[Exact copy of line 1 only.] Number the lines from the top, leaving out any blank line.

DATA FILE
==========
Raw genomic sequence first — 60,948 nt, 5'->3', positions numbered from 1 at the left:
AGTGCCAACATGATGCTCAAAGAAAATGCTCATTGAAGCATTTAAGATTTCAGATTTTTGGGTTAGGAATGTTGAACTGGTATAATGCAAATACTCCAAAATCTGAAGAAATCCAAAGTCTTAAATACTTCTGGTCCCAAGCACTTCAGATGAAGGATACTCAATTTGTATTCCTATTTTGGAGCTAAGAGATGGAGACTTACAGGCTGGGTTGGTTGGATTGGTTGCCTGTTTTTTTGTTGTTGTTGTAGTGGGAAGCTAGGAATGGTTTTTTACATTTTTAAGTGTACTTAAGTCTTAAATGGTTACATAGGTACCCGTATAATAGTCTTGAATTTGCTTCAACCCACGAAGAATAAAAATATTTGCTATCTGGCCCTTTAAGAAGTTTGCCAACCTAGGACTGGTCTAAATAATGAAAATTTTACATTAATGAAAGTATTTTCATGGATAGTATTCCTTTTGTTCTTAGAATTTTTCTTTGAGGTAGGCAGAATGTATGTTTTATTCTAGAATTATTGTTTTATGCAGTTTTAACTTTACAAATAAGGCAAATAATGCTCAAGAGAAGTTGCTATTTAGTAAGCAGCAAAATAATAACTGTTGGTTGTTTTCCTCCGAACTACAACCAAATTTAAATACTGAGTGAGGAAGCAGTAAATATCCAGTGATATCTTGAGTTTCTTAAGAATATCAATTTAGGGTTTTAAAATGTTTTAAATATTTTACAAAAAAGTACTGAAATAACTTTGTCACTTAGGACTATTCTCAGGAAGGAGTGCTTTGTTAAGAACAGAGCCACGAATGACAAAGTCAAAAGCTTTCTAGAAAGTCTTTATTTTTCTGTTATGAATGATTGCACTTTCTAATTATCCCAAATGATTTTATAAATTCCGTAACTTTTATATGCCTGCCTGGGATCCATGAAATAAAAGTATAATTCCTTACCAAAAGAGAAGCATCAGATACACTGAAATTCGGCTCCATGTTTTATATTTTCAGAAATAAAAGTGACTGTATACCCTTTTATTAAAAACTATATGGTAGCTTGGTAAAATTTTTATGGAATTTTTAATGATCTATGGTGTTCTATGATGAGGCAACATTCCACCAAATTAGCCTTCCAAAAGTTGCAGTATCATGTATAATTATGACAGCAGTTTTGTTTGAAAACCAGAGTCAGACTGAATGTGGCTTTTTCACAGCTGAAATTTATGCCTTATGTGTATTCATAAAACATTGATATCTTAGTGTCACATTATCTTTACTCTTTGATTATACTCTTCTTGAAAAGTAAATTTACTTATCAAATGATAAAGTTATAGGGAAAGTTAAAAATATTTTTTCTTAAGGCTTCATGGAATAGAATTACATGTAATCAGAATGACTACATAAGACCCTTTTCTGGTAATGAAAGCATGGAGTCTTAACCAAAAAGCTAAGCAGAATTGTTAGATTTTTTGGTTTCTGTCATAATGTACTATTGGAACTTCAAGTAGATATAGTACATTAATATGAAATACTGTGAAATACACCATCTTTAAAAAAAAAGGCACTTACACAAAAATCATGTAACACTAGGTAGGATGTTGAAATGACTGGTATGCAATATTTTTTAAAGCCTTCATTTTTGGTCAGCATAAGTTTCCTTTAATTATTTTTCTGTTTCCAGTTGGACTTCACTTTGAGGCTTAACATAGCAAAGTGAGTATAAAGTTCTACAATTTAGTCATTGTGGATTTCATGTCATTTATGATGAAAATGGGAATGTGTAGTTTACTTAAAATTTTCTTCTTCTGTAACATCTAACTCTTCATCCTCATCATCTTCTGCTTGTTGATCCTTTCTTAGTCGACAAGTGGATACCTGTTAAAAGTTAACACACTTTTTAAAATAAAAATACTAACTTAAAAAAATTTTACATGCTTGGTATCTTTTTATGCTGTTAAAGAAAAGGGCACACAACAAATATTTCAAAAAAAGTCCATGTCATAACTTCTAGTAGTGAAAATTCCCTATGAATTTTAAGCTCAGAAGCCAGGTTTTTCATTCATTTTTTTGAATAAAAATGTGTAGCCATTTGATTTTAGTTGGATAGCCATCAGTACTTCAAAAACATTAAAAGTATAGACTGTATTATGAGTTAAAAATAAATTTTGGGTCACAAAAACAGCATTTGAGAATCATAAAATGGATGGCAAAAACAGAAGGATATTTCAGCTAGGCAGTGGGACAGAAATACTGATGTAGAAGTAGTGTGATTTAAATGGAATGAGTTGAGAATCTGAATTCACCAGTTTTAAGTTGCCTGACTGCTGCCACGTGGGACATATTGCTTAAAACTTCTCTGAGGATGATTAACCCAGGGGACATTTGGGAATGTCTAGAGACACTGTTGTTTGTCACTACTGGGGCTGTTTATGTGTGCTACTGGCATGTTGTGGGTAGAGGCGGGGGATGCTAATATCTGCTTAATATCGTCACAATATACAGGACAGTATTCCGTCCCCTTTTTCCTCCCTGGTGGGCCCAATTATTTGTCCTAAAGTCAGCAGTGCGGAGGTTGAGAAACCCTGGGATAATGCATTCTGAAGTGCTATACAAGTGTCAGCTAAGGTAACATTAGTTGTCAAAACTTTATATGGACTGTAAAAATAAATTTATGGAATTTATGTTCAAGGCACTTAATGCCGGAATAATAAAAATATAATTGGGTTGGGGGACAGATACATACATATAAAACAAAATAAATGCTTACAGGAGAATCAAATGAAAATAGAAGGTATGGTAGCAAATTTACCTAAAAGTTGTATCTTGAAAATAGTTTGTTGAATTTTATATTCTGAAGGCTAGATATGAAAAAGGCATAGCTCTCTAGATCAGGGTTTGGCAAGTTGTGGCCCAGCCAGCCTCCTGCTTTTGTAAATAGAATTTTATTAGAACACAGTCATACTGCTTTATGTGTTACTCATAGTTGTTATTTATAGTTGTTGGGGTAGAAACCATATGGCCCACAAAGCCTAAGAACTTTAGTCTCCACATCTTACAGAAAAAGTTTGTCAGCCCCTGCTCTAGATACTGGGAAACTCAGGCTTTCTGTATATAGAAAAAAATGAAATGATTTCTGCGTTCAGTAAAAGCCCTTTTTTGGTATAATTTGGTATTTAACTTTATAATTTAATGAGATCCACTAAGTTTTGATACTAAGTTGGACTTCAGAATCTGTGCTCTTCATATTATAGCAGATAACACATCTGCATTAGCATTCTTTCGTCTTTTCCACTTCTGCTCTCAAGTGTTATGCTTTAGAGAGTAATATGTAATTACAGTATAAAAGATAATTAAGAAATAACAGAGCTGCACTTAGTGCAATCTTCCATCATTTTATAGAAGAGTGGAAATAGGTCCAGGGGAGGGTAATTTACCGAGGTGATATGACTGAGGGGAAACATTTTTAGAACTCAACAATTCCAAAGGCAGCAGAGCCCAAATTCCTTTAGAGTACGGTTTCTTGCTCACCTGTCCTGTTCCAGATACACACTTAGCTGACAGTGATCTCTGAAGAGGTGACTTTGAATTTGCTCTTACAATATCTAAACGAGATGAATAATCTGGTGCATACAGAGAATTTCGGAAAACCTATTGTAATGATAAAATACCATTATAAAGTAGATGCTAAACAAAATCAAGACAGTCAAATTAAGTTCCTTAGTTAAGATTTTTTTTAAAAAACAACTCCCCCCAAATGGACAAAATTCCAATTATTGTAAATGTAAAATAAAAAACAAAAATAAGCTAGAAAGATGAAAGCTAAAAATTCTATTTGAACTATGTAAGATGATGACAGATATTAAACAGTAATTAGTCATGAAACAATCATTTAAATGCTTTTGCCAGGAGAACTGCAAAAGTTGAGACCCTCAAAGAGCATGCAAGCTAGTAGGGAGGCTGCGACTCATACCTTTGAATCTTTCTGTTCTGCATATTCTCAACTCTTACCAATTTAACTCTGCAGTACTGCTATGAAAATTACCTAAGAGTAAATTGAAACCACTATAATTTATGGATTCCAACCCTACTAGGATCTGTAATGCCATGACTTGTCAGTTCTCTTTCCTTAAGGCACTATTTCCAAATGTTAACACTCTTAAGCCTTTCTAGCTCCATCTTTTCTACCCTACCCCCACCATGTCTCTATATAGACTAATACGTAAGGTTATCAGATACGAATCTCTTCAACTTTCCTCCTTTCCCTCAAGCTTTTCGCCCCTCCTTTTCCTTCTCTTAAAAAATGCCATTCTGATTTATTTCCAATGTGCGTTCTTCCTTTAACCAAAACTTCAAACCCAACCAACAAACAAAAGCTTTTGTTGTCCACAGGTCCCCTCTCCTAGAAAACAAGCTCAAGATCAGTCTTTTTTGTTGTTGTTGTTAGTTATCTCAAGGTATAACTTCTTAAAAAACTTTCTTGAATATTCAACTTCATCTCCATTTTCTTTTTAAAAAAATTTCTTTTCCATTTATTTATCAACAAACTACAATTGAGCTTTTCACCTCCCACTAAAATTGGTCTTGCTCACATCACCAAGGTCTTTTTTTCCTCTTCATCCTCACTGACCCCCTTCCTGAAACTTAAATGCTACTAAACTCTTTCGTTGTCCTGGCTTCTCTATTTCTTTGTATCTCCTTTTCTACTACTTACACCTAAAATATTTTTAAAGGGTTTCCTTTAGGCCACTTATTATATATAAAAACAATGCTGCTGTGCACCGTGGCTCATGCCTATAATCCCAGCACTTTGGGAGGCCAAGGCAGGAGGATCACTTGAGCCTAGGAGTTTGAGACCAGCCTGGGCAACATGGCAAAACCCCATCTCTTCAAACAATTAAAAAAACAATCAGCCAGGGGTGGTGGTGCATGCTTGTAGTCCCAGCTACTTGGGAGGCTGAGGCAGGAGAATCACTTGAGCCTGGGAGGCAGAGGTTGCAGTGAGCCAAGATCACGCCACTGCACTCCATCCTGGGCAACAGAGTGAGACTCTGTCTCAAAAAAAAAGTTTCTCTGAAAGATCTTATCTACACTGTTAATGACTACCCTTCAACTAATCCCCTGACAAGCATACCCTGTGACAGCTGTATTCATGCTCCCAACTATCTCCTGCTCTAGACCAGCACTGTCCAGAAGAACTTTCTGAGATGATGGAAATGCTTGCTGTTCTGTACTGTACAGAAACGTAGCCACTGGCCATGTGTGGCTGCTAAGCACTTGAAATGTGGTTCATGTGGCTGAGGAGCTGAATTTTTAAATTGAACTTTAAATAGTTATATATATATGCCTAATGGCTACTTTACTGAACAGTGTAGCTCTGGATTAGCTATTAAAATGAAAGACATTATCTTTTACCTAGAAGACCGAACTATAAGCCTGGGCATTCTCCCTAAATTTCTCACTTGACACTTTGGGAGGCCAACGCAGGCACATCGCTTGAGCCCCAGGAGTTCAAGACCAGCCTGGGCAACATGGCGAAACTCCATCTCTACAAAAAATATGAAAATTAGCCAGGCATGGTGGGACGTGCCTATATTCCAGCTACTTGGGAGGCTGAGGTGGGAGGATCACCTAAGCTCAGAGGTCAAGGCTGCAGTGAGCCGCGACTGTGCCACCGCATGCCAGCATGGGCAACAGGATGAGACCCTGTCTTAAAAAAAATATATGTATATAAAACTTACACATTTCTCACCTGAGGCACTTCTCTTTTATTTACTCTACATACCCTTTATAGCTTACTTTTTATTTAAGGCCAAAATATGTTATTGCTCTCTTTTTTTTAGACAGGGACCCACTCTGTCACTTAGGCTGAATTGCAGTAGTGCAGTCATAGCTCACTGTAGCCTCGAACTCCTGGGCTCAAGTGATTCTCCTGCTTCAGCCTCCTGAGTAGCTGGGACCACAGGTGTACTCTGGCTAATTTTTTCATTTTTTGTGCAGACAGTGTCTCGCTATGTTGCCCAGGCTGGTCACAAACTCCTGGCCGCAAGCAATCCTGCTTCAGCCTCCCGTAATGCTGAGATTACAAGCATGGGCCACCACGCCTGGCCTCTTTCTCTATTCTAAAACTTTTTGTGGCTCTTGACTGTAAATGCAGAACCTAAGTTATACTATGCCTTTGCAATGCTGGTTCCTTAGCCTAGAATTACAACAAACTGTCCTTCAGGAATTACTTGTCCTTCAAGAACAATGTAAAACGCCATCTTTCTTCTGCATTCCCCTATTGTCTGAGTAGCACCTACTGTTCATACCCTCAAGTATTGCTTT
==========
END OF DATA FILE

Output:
Raw genomic sequence first — 60,948 nt, 5'->3', positions numbered from 1 at the left: